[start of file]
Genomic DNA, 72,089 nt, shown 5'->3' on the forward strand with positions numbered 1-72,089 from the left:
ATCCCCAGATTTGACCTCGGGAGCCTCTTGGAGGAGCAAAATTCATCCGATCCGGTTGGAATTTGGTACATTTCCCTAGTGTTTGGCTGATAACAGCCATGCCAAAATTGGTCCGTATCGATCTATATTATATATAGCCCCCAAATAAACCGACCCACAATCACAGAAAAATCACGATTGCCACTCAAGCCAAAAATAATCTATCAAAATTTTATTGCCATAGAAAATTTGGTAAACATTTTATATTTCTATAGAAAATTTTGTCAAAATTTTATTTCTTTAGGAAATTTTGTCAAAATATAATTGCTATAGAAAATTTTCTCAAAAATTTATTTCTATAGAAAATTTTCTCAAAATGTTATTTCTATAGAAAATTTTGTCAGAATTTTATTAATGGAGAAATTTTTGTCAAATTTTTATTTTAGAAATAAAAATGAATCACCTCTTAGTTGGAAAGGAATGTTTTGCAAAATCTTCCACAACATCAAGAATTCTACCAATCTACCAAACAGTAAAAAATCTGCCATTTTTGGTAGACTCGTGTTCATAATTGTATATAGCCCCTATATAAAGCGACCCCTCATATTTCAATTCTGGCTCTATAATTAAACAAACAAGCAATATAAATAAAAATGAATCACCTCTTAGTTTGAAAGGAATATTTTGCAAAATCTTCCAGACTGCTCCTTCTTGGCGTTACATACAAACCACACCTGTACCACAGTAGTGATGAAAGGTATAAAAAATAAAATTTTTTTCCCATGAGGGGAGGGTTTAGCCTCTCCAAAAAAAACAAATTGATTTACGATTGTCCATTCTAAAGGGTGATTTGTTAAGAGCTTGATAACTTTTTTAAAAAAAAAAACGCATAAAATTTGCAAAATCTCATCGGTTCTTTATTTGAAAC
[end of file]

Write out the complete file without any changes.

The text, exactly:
Genomic DNA, 72,089 nt, shown 5'->3' on the forward strand with positions numbered 1-72,089 from the left:
ATCCCCAGATTTGACCTCGGGAGCCTCTTGGAGGAGCAAAATTCATCCGATCCGGTTGGAATTTGGTACATTTCCCTAGTGTTTGGCTGATAACAGCCATGCCAAAATTGGTCCGTATCGATCTATATTATATATAGCCCCCAAATAAACCGACCCACAATCACAGAAAAATCACGATTGCCACTCAAGCCAAAAATAATCTATCAAAATTTTATTGCCATAGAAAATTTGGTAAACATTTTATATTTCTATAGAAAATTTTGTCAAAATTTTATTTCTTTAGGAAATTTTGTCAAAATATAATTGCTATAGAAAATTTTCTCAAAAATTTATTTCTATAGAAAATTTTCTCAAAATGTTATTTCTATAGAAAATTTTGTCAGAATTTTATTAATGGAGAAATTTTTGTCAAATTTTTATTTTAGAAATAAAAATGAATCACCTCTTAGTTGGAAAGGAATGTTTTGCAAAATCTTCCACAACATCAAGAATTCTACCAATCTACCAAACAGTAAAAAATCTGCCATTTTTGGTAGACTCGTGTTCATAATTGTATATAGCCCCTATATAAAGCGACCCCTCATATTTCAATTCTGGCTCTATAATTAAACAAACAAGCAATATAAATAAAAATGAATCACCTCTTAGTTTGAAAGGAATATTTTGCAAAATCTTCCAGACTGCTCCTTCTTGGCGTTACATACAAACCACACCTGTACCACAGTAGTGATGAAAGGTATAAAAAATAAAATTTTTTTCCCATGAGGGGAGGGTTTAGCCTCTCCAAAAAAAACAAATTGATTTACGATTGTCCATTCTAAAGGGTGATTTGTTAAGAGCTTGATAACTTTTTTAAAAAAAAAAACGCATAAAATTTGCAAAATCTCATCGGTTCTTTATTTGAAAC